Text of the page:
Do you know how your retirement plan fits into your estate plan? Ideally you would never have to worry about this; you would spend the last penny of your savings on the day you die. But life rarely works out according to ideal circumstances, and the reality is that doing a little bit of estate planning for your retirement savings can save your heirs a whole lot of money and confusion.
The good news is that it’s fairly quick and easy to make arrangements for the distribution of your retirement assets after you die—that’s why you fill out all those beneficiary forms when you start a new job or open a new retirement account. The bad news is that it’s also fairly easy to forget about these forms as the years go by, which is how too many people end up inadvertently leaving their retirement assets to a divorced spouse or aging parents rather than to their current spouse or children. How can you ensure that your retirement savings will go to the right people?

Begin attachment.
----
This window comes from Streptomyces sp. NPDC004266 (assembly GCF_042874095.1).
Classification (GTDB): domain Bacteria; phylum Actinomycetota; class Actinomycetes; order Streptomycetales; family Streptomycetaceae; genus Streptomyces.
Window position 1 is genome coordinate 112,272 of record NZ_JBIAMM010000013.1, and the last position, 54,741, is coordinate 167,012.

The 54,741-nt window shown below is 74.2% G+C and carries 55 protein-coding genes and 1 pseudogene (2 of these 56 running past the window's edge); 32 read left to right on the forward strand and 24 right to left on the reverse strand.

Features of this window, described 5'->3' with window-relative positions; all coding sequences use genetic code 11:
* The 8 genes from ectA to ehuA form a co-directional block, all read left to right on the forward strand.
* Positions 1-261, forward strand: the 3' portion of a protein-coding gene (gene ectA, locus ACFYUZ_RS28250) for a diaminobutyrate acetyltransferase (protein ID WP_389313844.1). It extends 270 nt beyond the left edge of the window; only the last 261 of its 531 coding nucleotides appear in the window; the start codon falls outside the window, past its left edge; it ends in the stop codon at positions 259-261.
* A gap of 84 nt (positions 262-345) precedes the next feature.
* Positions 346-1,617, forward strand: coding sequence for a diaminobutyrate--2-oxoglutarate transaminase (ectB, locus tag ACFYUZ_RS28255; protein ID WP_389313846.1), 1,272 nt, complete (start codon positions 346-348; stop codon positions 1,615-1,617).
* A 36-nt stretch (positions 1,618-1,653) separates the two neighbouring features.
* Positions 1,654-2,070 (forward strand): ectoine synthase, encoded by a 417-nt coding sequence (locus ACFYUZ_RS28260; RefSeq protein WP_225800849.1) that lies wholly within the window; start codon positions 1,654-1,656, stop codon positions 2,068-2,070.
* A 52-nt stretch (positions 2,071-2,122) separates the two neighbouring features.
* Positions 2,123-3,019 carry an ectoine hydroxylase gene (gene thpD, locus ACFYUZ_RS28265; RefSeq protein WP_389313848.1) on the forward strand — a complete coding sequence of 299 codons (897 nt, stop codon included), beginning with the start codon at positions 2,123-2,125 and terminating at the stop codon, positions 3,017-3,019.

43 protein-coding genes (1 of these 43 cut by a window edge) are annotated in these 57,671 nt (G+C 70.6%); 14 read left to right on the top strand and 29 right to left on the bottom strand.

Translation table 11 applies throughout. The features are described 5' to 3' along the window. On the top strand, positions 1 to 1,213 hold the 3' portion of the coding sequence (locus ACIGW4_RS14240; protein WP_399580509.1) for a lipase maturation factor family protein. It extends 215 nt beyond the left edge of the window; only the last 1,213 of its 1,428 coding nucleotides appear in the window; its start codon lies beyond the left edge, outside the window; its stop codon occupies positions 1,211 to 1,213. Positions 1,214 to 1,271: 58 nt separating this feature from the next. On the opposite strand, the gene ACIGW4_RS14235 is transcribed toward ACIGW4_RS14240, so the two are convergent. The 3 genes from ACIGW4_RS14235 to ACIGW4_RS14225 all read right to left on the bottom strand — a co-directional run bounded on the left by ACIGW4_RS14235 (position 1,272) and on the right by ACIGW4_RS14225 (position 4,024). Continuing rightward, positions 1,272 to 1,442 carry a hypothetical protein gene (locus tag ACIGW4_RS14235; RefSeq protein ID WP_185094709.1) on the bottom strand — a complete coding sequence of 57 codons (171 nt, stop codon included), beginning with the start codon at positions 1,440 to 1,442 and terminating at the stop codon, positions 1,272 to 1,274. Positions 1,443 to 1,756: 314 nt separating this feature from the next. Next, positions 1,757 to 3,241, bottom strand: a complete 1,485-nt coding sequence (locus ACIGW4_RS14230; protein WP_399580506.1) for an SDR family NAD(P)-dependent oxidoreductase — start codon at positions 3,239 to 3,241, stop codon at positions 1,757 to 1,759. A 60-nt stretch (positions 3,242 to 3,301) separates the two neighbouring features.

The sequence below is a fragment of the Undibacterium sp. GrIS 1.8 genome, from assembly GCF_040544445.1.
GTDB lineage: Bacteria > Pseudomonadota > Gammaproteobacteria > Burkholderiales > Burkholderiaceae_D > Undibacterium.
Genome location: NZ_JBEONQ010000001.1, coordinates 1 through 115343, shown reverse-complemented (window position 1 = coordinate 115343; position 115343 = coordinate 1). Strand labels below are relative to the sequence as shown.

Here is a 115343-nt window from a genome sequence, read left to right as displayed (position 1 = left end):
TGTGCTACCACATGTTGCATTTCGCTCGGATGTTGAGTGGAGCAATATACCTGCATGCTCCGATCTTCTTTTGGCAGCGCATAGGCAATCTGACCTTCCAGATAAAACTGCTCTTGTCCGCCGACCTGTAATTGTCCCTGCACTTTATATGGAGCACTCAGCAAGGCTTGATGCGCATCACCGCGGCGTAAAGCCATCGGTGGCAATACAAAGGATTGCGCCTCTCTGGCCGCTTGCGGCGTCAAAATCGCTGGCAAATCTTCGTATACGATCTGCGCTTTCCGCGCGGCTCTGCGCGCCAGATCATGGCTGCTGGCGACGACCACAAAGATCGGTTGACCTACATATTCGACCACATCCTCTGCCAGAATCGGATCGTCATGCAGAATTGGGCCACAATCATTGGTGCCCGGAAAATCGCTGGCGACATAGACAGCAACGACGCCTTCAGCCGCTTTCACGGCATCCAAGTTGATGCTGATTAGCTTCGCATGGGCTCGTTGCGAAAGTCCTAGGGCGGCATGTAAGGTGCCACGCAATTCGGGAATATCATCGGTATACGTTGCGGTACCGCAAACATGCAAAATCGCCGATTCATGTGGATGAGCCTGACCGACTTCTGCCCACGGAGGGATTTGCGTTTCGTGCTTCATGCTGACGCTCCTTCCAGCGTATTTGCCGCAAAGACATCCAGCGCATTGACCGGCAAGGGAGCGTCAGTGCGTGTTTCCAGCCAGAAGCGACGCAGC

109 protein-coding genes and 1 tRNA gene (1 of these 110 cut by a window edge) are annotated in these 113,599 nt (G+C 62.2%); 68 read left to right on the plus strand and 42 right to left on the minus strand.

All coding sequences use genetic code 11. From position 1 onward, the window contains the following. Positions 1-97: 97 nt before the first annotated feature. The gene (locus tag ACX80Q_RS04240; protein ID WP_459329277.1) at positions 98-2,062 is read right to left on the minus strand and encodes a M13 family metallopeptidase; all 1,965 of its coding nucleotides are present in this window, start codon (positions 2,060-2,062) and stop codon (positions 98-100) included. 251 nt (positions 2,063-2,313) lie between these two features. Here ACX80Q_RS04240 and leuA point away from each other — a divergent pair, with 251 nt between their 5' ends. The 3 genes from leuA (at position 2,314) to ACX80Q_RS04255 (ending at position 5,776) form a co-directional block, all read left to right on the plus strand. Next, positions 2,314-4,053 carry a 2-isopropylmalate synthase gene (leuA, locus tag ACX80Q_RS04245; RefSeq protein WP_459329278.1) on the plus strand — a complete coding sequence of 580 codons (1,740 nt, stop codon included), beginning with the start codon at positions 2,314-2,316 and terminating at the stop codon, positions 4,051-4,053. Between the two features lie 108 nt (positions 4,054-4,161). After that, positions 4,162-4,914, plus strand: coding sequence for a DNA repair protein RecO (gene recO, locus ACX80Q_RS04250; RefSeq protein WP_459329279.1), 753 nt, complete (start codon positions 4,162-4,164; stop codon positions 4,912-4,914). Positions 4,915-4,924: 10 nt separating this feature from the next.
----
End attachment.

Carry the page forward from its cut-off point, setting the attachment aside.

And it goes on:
- First and foremost, you’ll want to review your beneficiary designation forms frequently: every 2-5 years, and whenever you experience a major life event.
- Second, always name contingent beneficiaries! You may feel that if you name your spouse as the primary beneficiary you’ve done all you need to do, but in life you should always have a fallback plan, and your retirement assets are no exception.
- Third, don’t count on your will to take care of everything. Your named beneficiaries on your retirement account will override the beneficiaries named in your will. If you are certain you want to leave your retirement assets to your estate, do so through a living trust and under the advice of an estate planning attorney.
- Fourth, if you’ve named minor children as beneficiaries (either primary or contingent), make sure you name a guardian for your kids and a trustee for their assets. You may want to use those retirement funds to provide for the kids if anything happens to you, but minors cannot legally control assets, and they’ll need someone to manage their inheritance for them until they come of age.
If you have more questions about fitting your retirement assets into your estate plan, more information is available in this article from InvestorGuide.com, or call our office for more detailed and personalized information.
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